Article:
Tuesday, April 30, 2013
QD: News Every Day--Internal medicine sees increased mean earnings over last year
Internal medicine specialists earned a mean of $185,000 last year, a 9% increase created by the shortage of primary care practitioners and the results of health care reform boosting payments for Medicare patients, a report said.
Medscape's Physician Compensation Report: 2013, represents data from nearly 22,000 physicians collected in February 2013.
Physician income is rising overall, with one-third of specialties surveyed earning more than $300,000 annually. This year's three top-earning specialties were orthopedics ($405,000), cardiology ($357,000) and radiology ($349,000).
Overall, men earn 30% more than women; in primary care that gap is 17%. The gap varies by specialty but narrows when physicians work set hours in large health systems.
This year 24% of respondents were either in an ACO or plan to join one, compared to 8% last year.
Physicians working in hospitals earned a mean of $260,000, compared with $225,000 in last year's report, and the income of solo practitioners ($216,000) has declined and is lower than that of employed physicians, who experienced an increase in income ($220,000).
Still, satisfied with compensation is rising for primary care physicians, 51% this year compared to 46% last year and 49% in 2011.
The percentage of physicians in a concierge or cash-only practice increased from 4% to 6%, and 20% of internists offer ancillary services to create cash flow in their practices.
Also among the findings:
--18% of all doctors (22% of internists) spent more than 50 hours a week seeing patients.
--9% of all respondents (and 11% of internists) plan to stop taking new Medicare patients but will continue caring for their current ones, while 2% will no longer treat even their current Medicare patients.
--23% of all physicians will drop insurers who don't reimburse well, while 18% said that dropping poor-paying insurers is not appropriate behavior, and 20% said that they need all payers.
--More primary care physicians would not choose their specialty again compared to some subspecialists. Among internists 19% would not do so, compared to 25% who said last year that they would not.
A second survey, the MGMA Physician Placement Starting Salary Survey: 2013 Report Based on 2012 Data, reported that primary care physicians reported $180,000 in median first-year guaranteed compensation, up from $175,000 in 2011. Practices are increasingly offering signing bonuses, relocation expenses, even additional vacation time, likely to attract new physicians during a shortage of primary care providers.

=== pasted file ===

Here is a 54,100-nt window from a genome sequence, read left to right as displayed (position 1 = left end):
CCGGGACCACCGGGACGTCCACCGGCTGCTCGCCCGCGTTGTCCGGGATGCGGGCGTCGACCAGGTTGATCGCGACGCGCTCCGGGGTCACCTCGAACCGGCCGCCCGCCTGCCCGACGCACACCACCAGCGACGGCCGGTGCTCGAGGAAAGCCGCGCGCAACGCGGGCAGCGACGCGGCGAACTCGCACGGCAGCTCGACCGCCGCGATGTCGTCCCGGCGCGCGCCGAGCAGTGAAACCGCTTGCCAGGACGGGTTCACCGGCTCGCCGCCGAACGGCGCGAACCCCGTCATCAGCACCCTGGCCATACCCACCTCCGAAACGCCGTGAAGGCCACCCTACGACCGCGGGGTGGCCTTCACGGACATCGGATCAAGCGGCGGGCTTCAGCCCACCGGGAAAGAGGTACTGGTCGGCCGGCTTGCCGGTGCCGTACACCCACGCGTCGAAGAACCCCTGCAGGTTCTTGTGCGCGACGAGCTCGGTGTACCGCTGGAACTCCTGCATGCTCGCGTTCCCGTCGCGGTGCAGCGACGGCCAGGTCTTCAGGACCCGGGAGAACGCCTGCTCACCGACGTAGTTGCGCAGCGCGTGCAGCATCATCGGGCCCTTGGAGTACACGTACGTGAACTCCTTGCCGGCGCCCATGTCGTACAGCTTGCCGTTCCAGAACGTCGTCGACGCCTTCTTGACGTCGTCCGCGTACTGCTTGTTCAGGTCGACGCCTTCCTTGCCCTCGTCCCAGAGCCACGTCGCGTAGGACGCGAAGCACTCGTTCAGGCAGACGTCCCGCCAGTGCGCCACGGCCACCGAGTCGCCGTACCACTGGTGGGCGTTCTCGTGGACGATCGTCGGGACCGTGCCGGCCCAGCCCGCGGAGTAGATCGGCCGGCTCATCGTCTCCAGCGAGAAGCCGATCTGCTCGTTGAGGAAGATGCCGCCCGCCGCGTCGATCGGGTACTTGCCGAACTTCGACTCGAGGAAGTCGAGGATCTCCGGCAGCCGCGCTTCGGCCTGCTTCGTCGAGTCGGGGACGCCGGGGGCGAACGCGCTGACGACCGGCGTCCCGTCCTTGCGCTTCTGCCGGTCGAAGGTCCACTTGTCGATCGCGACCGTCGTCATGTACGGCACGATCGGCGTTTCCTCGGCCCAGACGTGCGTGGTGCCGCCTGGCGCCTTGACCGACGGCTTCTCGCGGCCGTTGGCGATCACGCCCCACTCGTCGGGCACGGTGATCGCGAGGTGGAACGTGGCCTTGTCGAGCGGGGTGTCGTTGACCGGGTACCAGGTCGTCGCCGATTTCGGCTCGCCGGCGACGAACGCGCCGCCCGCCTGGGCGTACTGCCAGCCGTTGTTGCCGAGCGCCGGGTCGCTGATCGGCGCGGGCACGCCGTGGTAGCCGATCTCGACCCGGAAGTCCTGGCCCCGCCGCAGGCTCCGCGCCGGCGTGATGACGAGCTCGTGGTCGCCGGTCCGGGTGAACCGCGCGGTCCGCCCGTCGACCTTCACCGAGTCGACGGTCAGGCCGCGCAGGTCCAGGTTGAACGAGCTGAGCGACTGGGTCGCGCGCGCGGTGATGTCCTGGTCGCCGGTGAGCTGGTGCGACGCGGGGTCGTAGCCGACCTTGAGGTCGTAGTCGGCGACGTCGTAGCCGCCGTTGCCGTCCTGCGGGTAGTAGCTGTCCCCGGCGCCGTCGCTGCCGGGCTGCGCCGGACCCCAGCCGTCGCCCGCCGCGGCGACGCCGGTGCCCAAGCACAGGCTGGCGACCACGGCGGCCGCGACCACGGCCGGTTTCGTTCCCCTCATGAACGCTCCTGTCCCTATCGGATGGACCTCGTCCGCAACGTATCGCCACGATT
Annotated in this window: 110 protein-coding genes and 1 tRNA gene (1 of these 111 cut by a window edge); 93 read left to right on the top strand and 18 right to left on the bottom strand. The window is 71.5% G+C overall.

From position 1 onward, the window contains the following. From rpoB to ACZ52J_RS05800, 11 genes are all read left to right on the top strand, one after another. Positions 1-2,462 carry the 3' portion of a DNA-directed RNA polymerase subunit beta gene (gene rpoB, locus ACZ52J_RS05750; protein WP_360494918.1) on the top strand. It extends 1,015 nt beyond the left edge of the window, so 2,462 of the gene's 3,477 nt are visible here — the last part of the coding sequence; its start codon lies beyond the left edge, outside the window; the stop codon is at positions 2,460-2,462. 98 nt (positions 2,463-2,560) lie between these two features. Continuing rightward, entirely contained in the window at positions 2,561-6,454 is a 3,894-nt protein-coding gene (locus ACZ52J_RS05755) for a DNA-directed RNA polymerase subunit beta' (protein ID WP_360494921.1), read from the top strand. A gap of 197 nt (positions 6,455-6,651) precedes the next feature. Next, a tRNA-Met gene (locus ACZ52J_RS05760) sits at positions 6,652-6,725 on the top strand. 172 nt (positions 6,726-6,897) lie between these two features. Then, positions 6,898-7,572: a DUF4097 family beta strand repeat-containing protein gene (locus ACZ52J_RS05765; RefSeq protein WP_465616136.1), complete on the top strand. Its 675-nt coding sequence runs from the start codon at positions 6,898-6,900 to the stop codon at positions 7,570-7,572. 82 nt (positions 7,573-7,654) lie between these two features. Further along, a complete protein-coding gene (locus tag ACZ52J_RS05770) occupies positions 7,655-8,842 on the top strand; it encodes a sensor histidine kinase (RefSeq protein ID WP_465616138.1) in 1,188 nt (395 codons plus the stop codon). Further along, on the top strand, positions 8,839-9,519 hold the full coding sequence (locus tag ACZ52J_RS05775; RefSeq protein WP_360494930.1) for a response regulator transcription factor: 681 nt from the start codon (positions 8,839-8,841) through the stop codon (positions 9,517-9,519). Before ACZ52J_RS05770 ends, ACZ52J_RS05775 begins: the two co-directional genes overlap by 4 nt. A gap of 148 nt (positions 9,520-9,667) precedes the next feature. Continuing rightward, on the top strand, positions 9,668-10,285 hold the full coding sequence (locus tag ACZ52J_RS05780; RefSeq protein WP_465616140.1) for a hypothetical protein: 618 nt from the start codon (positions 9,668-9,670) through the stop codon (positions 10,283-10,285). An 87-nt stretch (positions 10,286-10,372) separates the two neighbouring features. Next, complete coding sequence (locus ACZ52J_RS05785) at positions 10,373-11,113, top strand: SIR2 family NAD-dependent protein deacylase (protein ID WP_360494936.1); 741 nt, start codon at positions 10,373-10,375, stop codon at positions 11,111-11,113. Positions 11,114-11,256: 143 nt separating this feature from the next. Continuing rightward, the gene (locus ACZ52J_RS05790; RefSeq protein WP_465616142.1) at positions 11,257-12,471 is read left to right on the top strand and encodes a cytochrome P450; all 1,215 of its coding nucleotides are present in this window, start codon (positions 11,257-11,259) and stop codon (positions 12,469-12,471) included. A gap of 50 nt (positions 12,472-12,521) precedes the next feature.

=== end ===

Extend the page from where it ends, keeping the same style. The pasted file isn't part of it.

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Dr. Mintz' Blog
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Ryan Madanick, MD, ACP Member, is a gastroenterologist at the University of North Carolina School of Medicine, and the Program Director for the GI & Hepatology Fellowship Program. He specializes in diseases of the esophagus, with a strong interest in the diagnosis and treatment of patients who have difficult-to-manage esophageal problems such as refractory GERD, heartburn, and chest pain.
Mike Aref, MD, PhD, FACP, is an academic hospitalist with an interest in basic and clinical science and education, with interests in noninvasive monitoring and diagnostic testing using novel bedside imaging modalities, diagnostic reasoning, medical informatics, new medical education modalities, pre-code/code management, palliative care, patient-physician communication, quality improvement, and quantitative biomedical imaging.
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American Journal of
Also known as the Green Journal, the American Journal of Medicine publishes original clinical articles of interest to physicians in internal medicine and its subspecialities, both in academia and community-based practice.
A collaborative medical blog started by Neil Shapiro, MD, ACP Member, associate program director at New York University Medical Center's internal medicine residency program. Faculty, residents and students contribute case studies, mystery quizzes, news, commentary and more.
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The Public Library of Science's open access materials include a blog.
One of the most popular anonymous blogs written by an emergency room physician.